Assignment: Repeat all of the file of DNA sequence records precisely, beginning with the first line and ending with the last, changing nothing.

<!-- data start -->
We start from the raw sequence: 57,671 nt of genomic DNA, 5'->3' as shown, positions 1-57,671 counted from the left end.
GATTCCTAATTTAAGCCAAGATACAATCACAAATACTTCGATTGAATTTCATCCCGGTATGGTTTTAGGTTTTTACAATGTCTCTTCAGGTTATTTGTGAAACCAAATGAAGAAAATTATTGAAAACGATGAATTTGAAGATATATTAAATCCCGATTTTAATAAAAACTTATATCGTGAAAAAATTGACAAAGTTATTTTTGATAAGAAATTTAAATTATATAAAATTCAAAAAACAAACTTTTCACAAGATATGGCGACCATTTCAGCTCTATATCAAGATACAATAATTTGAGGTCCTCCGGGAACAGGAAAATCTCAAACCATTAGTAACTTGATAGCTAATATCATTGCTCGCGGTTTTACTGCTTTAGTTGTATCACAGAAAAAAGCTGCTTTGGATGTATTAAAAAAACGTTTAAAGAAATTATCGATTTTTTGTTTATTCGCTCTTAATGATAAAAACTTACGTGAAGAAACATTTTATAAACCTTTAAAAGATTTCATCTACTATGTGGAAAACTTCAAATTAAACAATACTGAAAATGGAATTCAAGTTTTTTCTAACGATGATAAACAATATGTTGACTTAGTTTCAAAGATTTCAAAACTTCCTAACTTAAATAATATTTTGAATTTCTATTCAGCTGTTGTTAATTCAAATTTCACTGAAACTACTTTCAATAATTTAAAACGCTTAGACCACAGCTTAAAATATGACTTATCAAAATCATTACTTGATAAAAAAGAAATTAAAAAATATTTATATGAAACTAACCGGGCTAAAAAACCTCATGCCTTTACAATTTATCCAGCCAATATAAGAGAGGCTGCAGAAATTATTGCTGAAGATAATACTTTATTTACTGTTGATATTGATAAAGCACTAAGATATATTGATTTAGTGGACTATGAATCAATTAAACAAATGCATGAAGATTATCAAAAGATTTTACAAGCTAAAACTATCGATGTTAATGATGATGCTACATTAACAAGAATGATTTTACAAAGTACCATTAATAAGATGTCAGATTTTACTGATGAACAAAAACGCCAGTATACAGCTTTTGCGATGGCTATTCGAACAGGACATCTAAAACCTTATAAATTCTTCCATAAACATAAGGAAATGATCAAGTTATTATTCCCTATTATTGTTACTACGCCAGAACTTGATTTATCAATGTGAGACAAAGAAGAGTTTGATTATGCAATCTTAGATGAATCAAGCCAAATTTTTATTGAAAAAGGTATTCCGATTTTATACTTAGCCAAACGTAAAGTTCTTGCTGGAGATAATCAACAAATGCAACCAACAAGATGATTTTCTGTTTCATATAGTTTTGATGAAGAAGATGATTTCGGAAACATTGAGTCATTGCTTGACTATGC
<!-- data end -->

We start from the raw sequence: 57,671 nt of genomic DNA, 5'->3' as shown, positions 1-57,671 counted from the left end.
GATTCCTAATTTAAGCCAAGATACAATCACAAATACTTCGATTGAATTTCATCCCGGTATGGTTTTAGGTTTTTACAATGTCTCTTCAGGTTATTTGTGAAACCAAATGAAGAAAATTATTGAAAACGATGAATTTGAAGATATATTAAATCCCGATTTTAATAAAAACTTATATCGTGAAAAAATTGACAAAGTTATTTTTGATAAGAAATTTAAATTATATAAAATTCAAAAAACAAACTTTTCACAAGATATGGCGACCATTTCAGCTCTATATCAAGATACAATAATTTGAGGTCCTCCGGGAACAGGAAAATCTCAAACCATTAGTAACTTGATAGCTAATATCATTGCTCGCGGTTTTACTGCTTTAGTTGTATCACAGAAAAAAGCTGCTTTGGATGTATTAAAAAAACGTTTAAAGAAATTATCGATTTTTTGTTTATTCGCTCTTAATGATAAAAACTTACGTGAAGAAACATTTTATAAACCTTTAAAAGATTTCATCTACTATGTGGAAAACTTCAAATTAAACAATACTGAAAATGGAATTCAAGTTTTTTCTAACGATGATAAACAATATGTTGACTTAGTTTCAAAGATTTCAAAACTTCCTAACTTAAATAATATTTTGAATTTCTATTCAGCTGTTGTTAATTCAAATTTCACTGAAACTACTTTCAATAATTTAAAACGCTTAGACCACAGCTTAAAATATGACTTATCAAAATCATTACTTGATAAAAAAGAAATTAAAAAATATTTATATGAAACTAACCGGGCTAAAAAACCTCATGCCTTTACAATTTATCCAGCCAATATAAGAGAGGCTGCAGAAATTATTGCTGAAGATAATACTTTATTTACTGTTGATATTGATAAAGCACTAAGATATATTGATTTAGTGGACTATGAATCAATTAAACAAATGCATGAAGATTATCAAAAGATTTTACAAGCTAAAACTATCGATGTTAATGATGATGCTACATTAACAAGAATGATTTTACAAAGTACCATTAATAAGATGTCAGATTTTACTGATGAACAAAAACGCCAGTATACAGCTTTTGCGATGGCTATTCGAACAGGACATCTAAAACCTTATAAATTCTTCCATAAACATAAGGAAATGATCAAGTTATTATTCCCTATTATTGTTACTACGCCAGAACTTGATTTATCAATGTGAGACAAAGAAGAGTTTGATTATGCAATCTTAGATGAATCAAGCCAAATTTTTATTGAAAAAGGTATTCCGATTTTATACTTAGCCAAACGTAAAGTTCTTGCTGGAGATAATCAACAAATGCAACCAACAAGATGATTTTCTGTTTCATATAGTTTTGATGAAGAAGATGATTTCGGAAACATTGAGTCATTGCTTGACTATGC